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  /  Top News   /  Love, Fear, and the Law of Good Intentions

Love, Fear, and the Law of Good Intentions

Max Weber, citing Leon Trotsky at Brest-Litovsk, bluntly stated that “every state is founded on violence.” The imaginative theories that have been at times employed to justify the state violence do not fall under the scope of this article. What is analyzed here is the orderly way in which the state elites have jointly prepared the ground to dominate individuals in the fourth technological revolution.

Law and War

Pursuant to the standard definition of German sociologist Max Weber in “Politics as a Vocation” (1918), the state is “a human community that (successfully) claims the monopoly of the legitimate use of physical force within a given territory.” In other words, a state is nothing more than a narrow group of people (i.e., the government) who manage to exert violence on larger groups (i.e., the subjects) in a certain place (i.e., the territory).

When state violence is directed against common individuals, it is called law, while when it is directed against other officials, it is called war or a coup / civil war. A self-destructive war among state officials provides an opening for the liberation of the common people, as Mao Zedong noted during the Cultural Revolution: “The world is in great chaos; the situation is excellent” (天下大乱,形势大好). If only chairman Mao and his peers did not use commoners as disposable weapons in their fights! To the contrary, the sacrifice of people in the interests of the state elites is not easily justifiable and risks awakening the subjects.

For this reason, following the shocking aftermath of World War II, governments resorted to the legal shelter of international law, under the motto of international peace, to maintain their privileges.

War and Peace

In light of the atrocities committed by state officials during World War II, it was obvious that legal positivism and the social contract theories could not easily survive in the new era. The most awkward period for the victorious state officials was the Nuremberg trials. On one hand, the plaintiffs themselves had committed the same crimes; on the other hand, the prosecuting agents found it difficult to support the charges, simply because the Nazis had abided by the Nazi laws and the Nazi laws were perfectly legal pursuant to the statist maximum of legal positivism.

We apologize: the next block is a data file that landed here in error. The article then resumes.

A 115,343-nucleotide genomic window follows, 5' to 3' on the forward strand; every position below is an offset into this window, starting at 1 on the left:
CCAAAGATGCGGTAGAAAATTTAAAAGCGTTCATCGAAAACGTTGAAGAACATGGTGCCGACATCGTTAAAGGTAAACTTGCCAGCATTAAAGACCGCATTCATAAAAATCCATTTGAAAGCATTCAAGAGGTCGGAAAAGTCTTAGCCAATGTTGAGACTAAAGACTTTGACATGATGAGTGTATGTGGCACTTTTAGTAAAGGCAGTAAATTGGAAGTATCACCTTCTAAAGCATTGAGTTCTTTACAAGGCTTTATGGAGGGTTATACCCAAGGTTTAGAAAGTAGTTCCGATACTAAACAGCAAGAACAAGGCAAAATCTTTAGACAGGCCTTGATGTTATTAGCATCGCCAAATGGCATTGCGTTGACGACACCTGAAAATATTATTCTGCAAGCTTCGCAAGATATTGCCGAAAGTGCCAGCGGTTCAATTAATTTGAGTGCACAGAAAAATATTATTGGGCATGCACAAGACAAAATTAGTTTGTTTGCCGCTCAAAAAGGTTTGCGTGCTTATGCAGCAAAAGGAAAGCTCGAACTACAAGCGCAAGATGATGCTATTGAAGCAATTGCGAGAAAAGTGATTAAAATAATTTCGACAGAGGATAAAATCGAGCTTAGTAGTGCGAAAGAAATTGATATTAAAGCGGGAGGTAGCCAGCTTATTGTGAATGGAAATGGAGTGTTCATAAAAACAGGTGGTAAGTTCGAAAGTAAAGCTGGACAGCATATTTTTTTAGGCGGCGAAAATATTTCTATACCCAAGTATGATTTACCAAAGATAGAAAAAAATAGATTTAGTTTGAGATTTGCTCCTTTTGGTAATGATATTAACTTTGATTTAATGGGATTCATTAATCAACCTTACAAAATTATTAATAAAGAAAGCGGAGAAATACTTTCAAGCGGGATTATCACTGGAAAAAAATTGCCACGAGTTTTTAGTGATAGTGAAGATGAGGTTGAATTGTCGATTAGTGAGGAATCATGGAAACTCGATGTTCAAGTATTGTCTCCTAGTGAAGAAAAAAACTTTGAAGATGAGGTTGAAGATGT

Facing such an embarrassing situation, state officials put forward a then neglected apparatus—international law. They enforced a corpus of internationally applied laws promising peace, or at least to avoid unproductive fights between them, in exchange for immunity and authority. The international law was not truly intended to relieve the subjects. The common people remained subjects of sovereign officers instead of being recognized as sovereign subjects of a universal law. The case law of the intergovernmental courts of human rights, wherever established, merely proved that the governors did not seriously mean to submit their powers to any law.

Although it is true that for a half century international law offered relief to the common people, this happened only to the extent that bureaucrats reduced their scuffles. With more peace, the people were subjected only to the violence of their officials without suffering from wars among regimes. However, at the end of the twentieth century, the state officials’ poor capacity to bind themselves to any peaceful principle led them to more wars exposing anew their true violent nature. 

Thus, it became evident that governments needed a new narrative in order to maintain their status. For this reason, they called on love.

Love and Fear